Razer OSVR headset hands-on: a platform, not a competitor

The teams at Oculus Rift, Samsung, Google, and the rest need not worry – Razer isn't really gunning for them with the VR headset you're about to see here. Instead, this unit is part of a long-term plan for Razer in which their software is utilized by other companies – in other words, this isn't a headset you're going to be buying in a store any time soon. The model we're seeing and using here is just the first step in a long-term plan by Razer to make their big play in the ever-expanding virtual reality ecosystem.

Unfortunately it's the software that's important here, it's the software we're not really able to show off well quite yet. You'll be able to tell very little about what's going on here in the video we're able to share.

What we can tell you is the innovative bits Razer is bringing to the table. One of them is in the lenses of their headset. While Razer has no immediate plans for producing this headset for the open market, they do happen to have some interesting ideas about how a future VR headset might be made – with two sets of lenses, for example.

Dual-element aspheric optics allow you to see a slightly more real-feeling image around the edges of your vision. Instead of having to ignore the blur, I was able to feel like I didn't have to limit my mind at the edges of my primary field of view.

Perhaps the most important piece of innovation here on the hardware side of this initiative is the ability to adjust the lenses in the headset.

You've got 4-axis adjustments available, moving left, right, forwards, and backward, adjusting focus and making certain the eyepieces are centered on your eyes, no matter how close or far apart they may be.

The HMD model you see here works with a sensor hub that includes an accelerometer, gyroscope, and compass. You'll be able to to connect accessories (we're not really using any here beyond a hand sensor) with a single USB 3.0 externally as well as 2x USB 3.0 connectors internally for software expansion.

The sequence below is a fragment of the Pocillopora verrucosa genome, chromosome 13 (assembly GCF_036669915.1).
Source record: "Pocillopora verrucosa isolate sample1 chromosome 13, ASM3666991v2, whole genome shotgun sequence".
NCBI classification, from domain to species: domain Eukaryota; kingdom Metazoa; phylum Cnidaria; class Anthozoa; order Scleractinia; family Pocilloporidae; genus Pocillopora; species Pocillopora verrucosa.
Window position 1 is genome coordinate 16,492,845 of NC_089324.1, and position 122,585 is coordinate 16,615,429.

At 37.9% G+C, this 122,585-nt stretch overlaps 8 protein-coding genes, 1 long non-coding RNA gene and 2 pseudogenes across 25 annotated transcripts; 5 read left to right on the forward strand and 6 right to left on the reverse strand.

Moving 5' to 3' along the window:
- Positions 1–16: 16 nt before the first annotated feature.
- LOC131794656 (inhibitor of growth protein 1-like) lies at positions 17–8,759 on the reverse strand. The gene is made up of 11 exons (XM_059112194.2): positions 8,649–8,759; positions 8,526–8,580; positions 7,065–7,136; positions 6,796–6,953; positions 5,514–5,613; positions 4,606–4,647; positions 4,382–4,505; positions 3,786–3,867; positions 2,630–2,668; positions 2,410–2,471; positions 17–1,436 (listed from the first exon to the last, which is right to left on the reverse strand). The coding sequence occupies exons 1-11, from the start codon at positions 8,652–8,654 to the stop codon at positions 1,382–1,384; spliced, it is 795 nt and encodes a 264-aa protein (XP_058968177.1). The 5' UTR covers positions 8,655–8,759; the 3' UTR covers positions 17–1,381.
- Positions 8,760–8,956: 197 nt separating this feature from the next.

Above you'll see the slightly more public demo area for the OSVR system for CES 2015 attendees. This isn't a cloak-and-dagger operation – it's made to be seen right now.

The display inside this device is not as fantastic to view as the Galaxy Note 3 display in the Oculus Rift DK2 – or the Galaxy Note 4 in the Samsung Gear VR. It does the trick, on the other hand, with 5.5-inches of screen and 1080 x 1920 pixels.

This system is able to display graphics at up to 60fps and developers will be able to switch out pieces (and displays, of course), to improve the kit at will.

There's also a removable face mask – again, you can modify this machine to all get-out – as well as what they describe as a "bamboo charcoal microfiber foam layer for additional comfort".

What you can take from that is that it's very comfortable to wear. It's really simple – just a strap around the back of your head and another strap over the top for additional support, but like the optics, it certainly does the trick.

ABOVE: Razer makes clear this is a platform that's meant to be hacked. It comes apart easily, has interchangeable parts, and is meant to be a set of starting blocks for a quickly expanding VR ecosystem.

BELOW: The first kit is extremely easy to take apart and fiddle with. Very few screws and many snap-in pieces.

Razer intends to push this headset and software in the open-source environment. OSVR stands for Open-Source Virtual Reality, after all.

This is a development period for Razer. They're aiming to give the Virtual Reality space a jumpstart with this open source program – and they're more than willing to hear outside perspectives on how the VR world should be expanded.

Sort of like how Google distributes Android or Valve distributes SteamOS (or will soon, that is to say), Razer wants to make VR their own. At the same time, Razer wants to make VR a system that belongs to everyone – open source is open source.

We'll see more of this machine in a Hacker Dev Kit that'll be coming later this year.

Razer suggests that their system – whatever it ends up being – will be affordable as well. They say "buy at cost", and we'll be pumped to see the results.